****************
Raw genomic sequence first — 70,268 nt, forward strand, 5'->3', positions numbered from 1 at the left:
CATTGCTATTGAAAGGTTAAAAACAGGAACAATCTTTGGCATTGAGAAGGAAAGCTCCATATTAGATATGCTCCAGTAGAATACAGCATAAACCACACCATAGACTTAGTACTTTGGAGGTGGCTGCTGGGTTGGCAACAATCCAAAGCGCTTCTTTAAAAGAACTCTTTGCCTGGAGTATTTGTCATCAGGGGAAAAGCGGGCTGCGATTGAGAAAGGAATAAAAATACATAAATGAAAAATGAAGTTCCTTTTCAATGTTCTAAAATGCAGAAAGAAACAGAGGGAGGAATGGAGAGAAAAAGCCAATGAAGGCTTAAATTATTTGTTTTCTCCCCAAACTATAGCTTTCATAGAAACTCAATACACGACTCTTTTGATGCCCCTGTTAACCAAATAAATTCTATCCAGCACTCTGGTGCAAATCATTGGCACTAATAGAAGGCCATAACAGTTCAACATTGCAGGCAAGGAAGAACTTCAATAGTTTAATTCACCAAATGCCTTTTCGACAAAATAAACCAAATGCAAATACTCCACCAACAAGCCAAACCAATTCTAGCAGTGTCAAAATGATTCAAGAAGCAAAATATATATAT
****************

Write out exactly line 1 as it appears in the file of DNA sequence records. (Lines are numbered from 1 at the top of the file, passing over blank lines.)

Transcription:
Raw genomic sequence first — 70,268 nt, forward strand, 5'->3', positions numbered from 1 at the left: